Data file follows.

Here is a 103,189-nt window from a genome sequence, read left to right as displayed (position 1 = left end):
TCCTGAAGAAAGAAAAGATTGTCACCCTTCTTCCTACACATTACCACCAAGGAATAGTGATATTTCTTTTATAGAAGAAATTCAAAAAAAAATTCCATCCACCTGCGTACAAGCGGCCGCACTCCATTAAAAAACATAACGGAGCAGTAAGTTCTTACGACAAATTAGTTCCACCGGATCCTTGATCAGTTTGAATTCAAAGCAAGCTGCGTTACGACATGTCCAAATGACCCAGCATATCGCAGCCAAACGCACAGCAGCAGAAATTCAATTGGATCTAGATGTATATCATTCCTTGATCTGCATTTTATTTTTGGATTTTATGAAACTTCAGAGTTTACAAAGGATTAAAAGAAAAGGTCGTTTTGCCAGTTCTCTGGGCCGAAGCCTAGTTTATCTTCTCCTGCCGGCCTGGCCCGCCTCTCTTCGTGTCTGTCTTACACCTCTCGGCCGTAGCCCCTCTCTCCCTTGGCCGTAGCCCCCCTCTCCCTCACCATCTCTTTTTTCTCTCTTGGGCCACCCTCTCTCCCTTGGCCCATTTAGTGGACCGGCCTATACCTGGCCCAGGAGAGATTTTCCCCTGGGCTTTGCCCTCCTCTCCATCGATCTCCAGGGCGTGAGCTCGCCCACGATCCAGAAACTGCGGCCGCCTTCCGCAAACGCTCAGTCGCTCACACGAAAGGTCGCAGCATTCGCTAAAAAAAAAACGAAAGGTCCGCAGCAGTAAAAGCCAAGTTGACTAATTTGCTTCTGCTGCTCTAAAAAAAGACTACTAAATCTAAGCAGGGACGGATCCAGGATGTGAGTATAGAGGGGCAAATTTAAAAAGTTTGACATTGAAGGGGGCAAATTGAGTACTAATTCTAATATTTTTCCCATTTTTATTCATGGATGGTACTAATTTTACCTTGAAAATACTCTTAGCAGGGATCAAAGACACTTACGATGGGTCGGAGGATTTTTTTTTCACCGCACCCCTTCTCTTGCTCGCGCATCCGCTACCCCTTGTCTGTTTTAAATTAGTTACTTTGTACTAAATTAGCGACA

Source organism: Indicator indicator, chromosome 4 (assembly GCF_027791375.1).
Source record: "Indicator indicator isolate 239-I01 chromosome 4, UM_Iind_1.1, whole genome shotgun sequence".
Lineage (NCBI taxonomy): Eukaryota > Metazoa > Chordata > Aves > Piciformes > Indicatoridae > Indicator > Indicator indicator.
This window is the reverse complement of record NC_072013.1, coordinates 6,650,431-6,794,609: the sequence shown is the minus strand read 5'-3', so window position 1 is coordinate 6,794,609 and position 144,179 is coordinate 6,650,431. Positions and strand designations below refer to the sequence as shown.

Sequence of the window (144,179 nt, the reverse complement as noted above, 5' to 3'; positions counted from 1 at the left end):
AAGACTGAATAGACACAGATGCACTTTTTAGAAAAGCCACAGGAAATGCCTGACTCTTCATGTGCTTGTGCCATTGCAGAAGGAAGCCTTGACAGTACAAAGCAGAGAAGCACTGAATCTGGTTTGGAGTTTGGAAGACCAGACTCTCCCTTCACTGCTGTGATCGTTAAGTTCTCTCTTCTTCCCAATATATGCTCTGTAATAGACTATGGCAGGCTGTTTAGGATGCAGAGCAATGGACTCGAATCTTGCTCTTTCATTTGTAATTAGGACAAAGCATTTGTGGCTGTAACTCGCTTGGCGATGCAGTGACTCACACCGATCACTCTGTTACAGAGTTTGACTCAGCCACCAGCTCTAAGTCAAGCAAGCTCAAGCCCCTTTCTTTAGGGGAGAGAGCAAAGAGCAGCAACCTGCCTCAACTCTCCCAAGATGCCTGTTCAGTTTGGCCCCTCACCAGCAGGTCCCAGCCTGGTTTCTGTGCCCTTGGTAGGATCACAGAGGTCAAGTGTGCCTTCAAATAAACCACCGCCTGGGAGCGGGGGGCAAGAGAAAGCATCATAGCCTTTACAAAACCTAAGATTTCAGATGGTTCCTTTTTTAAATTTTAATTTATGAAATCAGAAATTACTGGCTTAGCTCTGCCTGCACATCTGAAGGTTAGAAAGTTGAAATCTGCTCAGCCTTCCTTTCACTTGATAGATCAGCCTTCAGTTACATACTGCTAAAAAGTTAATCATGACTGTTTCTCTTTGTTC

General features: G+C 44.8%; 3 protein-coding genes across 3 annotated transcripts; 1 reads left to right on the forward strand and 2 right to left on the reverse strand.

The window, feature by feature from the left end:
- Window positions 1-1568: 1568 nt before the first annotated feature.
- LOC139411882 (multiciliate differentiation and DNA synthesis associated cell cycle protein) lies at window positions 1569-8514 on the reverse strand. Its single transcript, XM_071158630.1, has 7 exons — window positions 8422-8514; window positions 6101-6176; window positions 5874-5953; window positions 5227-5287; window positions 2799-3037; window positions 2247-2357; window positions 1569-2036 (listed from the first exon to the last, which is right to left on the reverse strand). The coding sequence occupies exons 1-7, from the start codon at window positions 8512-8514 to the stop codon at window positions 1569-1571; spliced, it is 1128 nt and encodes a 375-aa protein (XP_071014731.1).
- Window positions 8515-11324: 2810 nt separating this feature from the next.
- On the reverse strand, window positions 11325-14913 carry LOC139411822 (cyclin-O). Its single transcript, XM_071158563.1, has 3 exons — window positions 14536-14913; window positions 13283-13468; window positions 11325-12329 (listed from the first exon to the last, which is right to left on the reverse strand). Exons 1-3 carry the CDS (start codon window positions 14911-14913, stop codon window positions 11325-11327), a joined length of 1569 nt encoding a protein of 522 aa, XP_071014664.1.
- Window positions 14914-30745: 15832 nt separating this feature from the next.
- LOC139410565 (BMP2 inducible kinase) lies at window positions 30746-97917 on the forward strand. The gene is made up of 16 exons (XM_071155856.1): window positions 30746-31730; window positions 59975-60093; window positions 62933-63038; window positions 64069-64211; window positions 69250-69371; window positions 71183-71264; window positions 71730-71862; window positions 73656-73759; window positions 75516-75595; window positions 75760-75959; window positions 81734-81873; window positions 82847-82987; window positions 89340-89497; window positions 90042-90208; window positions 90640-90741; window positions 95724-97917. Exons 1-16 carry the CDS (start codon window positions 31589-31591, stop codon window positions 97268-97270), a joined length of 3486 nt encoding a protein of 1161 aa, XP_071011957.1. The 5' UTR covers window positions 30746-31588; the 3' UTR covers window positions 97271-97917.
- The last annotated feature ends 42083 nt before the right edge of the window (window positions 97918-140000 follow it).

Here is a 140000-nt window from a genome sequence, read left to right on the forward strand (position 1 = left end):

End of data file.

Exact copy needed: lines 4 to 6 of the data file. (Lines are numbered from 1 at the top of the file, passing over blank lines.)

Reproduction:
Source record: "Indicator indicator isolate 239-I01 chromosome 4, UM_Iind_1.1, whole genome shotgun sequence".
Lineage (NCBI taxonomy): Eukaryota > Metazoa > Chordata > Aves > Piciformes > Indicatoridae > Indicator > Indicator indicator.
This window is the reverse complement of record NC_072013.1, coordinates 6,650,431-6,794,609: the sequence shown is the minus strand read 5'-3', so window position 1 is coordinate 6,794,609 and position 144,179 is coordinate 6,650,431. Positions and strand designations below refer to the sequence as shown.